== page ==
THE DEVIL’S GOT NOTHING TO DO WITH IT,” said the witch, “And he can’t get you out of this anymore than praying is going to fill up that store house.”
The village elders sat like guilty schoolboys before a stern and angry mistress. They stared down at the table or flashed helpless glances to each other. These men, hellfire and brimstone brethren, would have been the first to hang a witch, but old Mother Mudd was not to be trifled with.
They said she was a hundred years old, or older, and she had lived in the forest to the west since long before these latest settlers had built their palisades.
“No,” she continued, after enjoying their silence for a long while. “There’s no magic words to save you from this. I’ve seen men starve before and it’s more horrible than you imagine.”
Headman James opened his mouth, his face twisted in rage, but the witch just rolled on.
“When your cows and sheep are gone, you’re going to slaughter those scrawny horses. When they’re gone, you’re going to kill and eat your hounds. By then, the winter’s going to be as cold as it gets. Right about the time you start gnawing on old boot leather, people are going to start dying.”
Headman James’ expression twisted even more and sank into despair. His mind was filled with visions of his children crying and begging him for food.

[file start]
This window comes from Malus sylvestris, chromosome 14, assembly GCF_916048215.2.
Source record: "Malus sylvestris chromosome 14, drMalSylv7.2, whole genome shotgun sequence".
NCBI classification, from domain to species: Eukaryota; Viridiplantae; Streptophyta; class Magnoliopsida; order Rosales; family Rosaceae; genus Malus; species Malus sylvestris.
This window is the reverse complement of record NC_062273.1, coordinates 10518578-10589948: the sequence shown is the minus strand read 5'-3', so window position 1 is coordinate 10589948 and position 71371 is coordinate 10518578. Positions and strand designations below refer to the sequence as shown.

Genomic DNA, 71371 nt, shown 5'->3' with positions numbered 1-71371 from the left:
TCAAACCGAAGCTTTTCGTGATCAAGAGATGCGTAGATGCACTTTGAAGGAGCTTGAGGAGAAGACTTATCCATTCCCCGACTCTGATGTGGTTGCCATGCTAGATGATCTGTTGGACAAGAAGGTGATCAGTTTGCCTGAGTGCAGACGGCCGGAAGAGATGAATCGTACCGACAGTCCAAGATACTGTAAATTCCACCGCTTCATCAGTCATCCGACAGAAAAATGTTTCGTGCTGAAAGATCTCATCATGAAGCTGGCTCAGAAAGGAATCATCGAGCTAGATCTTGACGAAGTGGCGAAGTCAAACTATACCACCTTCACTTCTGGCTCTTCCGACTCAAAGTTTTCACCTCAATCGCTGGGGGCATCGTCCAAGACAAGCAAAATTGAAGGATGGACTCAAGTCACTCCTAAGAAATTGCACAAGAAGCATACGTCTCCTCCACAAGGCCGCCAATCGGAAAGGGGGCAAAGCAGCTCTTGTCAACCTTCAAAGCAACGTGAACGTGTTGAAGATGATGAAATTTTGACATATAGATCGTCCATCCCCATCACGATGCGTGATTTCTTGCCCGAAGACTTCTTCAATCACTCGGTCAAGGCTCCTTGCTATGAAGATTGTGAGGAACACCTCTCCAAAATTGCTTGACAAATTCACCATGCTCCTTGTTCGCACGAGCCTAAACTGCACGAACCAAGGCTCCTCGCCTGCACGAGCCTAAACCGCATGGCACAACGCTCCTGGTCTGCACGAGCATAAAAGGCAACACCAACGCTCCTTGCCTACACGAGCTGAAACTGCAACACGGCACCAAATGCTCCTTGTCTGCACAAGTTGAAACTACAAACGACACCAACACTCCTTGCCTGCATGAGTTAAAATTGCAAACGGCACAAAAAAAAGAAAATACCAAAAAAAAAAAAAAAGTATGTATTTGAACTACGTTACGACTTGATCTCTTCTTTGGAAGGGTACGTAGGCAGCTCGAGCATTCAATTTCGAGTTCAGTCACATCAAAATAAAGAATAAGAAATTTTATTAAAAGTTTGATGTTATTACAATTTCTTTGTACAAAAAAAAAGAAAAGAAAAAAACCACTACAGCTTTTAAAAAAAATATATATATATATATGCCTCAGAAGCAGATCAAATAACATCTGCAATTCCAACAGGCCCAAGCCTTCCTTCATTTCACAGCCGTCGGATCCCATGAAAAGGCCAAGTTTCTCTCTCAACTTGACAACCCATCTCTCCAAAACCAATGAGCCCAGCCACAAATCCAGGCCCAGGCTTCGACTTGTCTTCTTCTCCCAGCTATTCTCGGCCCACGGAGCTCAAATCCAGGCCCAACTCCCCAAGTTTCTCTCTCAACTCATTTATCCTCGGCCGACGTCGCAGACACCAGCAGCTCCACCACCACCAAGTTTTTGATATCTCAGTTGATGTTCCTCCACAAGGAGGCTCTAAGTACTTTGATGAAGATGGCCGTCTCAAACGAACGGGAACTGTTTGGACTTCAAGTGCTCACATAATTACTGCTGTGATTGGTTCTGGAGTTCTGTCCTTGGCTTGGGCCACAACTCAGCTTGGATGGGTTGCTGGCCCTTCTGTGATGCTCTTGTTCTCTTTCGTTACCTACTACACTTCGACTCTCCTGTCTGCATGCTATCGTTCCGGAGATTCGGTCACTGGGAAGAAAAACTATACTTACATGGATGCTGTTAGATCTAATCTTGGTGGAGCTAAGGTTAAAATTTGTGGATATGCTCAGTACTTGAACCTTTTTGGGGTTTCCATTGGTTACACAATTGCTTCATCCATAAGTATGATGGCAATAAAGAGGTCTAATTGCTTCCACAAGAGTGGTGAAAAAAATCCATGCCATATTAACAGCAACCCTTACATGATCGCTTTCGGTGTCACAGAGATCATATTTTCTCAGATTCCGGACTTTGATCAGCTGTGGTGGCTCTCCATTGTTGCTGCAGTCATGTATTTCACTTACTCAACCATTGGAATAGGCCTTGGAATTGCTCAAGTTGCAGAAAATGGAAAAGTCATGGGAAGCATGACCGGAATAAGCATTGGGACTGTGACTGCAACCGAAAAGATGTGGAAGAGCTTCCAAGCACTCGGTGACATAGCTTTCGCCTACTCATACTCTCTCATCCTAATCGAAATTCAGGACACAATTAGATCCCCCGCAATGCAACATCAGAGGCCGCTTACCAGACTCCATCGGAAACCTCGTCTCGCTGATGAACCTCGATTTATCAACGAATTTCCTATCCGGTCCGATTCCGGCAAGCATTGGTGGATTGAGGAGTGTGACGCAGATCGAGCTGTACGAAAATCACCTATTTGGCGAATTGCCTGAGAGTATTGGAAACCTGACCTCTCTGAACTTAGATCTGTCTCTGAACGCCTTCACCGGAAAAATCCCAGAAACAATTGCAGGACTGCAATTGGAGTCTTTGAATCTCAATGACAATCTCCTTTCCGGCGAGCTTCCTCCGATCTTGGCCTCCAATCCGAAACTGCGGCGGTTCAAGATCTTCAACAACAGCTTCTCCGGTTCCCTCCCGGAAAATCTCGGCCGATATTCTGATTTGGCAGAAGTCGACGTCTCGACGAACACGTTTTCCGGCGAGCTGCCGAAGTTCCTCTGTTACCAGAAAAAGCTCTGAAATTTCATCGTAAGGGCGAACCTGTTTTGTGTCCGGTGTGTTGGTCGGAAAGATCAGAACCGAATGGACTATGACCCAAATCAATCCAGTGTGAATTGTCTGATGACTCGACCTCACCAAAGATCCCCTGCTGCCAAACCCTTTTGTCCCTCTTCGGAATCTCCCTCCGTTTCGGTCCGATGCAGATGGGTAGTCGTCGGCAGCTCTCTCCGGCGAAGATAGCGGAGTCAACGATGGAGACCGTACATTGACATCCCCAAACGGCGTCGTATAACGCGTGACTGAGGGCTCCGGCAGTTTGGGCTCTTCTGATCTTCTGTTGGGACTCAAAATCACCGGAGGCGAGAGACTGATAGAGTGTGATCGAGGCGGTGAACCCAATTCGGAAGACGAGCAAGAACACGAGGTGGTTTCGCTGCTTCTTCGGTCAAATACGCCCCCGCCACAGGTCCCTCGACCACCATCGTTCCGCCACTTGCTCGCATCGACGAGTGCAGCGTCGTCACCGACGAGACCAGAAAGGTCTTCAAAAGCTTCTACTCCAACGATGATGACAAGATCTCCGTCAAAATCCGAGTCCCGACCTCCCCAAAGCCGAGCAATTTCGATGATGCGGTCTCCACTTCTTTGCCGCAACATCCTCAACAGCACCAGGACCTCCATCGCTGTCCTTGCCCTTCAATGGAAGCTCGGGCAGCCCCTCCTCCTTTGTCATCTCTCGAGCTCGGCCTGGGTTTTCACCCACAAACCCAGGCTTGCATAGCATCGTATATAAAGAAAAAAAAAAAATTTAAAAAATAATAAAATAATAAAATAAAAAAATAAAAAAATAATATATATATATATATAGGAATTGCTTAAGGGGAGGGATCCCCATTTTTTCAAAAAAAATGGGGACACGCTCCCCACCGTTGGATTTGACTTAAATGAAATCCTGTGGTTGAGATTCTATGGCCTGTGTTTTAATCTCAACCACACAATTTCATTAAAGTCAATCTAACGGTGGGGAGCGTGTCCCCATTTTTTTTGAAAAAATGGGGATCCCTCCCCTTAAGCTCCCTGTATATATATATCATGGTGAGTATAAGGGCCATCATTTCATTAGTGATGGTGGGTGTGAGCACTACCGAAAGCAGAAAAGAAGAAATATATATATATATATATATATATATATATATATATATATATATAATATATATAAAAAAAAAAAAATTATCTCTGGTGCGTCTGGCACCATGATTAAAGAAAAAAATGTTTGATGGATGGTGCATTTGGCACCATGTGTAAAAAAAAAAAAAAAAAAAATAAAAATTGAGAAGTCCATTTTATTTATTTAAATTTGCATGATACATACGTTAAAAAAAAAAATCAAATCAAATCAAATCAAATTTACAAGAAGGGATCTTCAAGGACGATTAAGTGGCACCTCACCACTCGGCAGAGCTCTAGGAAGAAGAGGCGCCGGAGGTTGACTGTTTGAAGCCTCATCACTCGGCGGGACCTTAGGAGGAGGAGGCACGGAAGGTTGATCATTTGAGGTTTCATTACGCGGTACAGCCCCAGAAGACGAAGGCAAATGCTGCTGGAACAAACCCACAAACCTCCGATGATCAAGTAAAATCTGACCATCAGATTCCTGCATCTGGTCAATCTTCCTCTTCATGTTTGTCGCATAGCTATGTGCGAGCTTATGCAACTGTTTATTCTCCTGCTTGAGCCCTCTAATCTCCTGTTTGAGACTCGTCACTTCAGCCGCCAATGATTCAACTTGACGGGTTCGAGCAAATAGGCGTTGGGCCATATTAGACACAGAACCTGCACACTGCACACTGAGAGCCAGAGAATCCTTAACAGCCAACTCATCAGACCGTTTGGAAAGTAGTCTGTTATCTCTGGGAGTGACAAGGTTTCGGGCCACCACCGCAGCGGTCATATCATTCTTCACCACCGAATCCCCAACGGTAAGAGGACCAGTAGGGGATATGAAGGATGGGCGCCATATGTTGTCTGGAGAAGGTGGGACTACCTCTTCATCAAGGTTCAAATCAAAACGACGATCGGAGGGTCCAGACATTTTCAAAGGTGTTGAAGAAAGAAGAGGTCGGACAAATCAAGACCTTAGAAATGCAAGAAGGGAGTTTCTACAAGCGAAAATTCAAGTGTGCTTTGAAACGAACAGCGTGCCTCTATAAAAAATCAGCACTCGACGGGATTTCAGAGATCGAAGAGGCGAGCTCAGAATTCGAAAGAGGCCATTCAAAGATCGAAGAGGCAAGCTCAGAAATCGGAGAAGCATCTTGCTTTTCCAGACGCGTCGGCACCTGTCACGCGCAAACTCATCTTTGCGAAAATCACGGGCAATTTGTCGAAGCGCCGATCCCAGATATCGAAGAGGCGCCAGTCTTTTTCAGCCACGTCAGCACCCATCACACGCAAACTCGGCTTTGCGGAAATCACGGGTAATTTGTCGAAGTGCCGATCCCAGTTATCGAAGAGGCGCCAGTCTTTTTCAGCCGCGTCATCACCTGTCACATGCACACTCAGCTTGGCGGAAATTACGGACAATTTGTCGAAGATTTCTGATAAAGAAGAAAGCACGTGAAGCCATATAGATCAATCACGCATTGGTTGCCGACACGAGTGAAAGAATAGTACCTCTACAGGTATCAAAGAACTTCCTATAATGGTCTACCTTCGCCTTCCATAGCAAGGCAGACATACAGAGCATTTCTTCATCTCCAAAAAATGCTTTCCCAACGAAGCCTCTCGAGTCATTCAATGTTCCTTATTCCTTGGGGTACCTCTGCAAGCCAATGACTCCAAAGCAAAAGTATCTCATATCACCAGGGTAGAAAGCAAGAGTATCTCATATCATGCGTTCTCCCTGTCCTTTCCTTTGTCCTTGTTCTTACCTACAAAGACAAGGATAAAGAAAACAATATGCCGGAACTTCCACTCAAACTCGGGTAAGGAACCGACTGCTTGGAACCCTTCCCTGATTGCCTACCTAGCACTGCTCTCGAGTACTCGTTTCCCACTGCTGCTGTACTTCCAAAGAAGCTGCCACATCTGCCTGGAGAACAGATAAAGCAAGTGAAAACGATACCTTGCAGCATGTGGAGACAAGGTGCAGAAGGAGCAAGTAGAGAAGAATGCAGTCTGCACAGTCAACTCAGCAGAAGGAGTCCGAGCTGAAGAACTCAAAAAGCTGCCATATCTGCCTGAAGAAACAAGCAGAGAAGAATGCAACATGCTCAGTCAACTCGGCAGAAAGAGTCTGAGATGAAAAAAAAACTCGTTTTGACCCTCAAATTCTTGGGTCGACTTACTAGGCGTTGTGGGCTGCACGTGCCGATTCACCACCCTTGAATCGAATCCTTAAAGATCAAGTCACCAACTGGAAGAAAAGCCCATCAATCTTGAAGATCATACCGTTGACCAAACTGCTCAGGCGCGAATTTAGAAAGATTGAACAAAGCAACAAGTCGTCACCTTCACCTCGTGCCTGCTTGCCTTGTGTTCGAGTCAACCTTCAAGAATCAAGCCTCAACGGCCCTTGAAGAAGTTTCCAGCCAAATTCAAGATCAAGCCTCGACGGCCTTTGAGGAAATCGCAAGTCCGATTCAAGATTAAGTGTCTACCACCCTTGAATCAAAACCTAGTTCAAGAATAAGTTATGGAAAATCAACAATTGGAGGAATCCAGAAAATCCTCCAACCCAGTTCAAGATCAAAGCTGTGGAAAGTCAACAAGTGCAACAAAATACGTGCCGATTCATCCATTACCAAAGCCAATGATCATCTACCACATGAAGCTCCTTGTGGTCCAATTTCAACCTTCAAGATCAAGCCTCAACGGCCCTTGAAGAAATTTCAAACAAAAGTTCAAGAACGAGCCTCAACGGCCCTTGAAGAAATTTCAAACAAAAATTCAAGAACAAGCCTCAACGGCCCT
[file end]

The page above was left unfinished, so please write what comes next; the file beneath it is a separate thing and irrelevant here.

“Now,” she said, her voice dropping down to a growl. “What’s going to happen when those hungry people realize that there’s meat?”
One of the elders covered his mouth, as though he would be sick, or perhaps to keep from screaming.
“I don’t have to tell you what The Church has to say about that. Some will survive, but what good is life when it costs you so much?”
Here, the old banshee rose and turned toward the door. The righteous men that sat around the hall made no move to stop her. But after a careful step, she paused and turned back.
“And all of this because you can’t think properly. I just can’t leave until I give you a clue. It wouldn’t be… right.”
At that word, the corners of her formless mouth turned up in a diabolical sneer. Headman James, his eyes still blurry, knew what was coming and he was ready to make the deal.
“The problem,” said old Mother Mudd, resuming her march toward the door, “is in how you’re looking at it. You see it only as not having enough food.”
James called after her as she made to pass the threshold.
“How else can we see it?”
“Well,” said the witch, her voice matter-of-fact, “You’d have plenty of food if you didn’t have so many people. And there are many here you wouldn’t mind being rid of, aren’t there?”
Glancing back through sightless eyes that sparkled, she finished.
“You just send them to me.”
story by Joe Stanley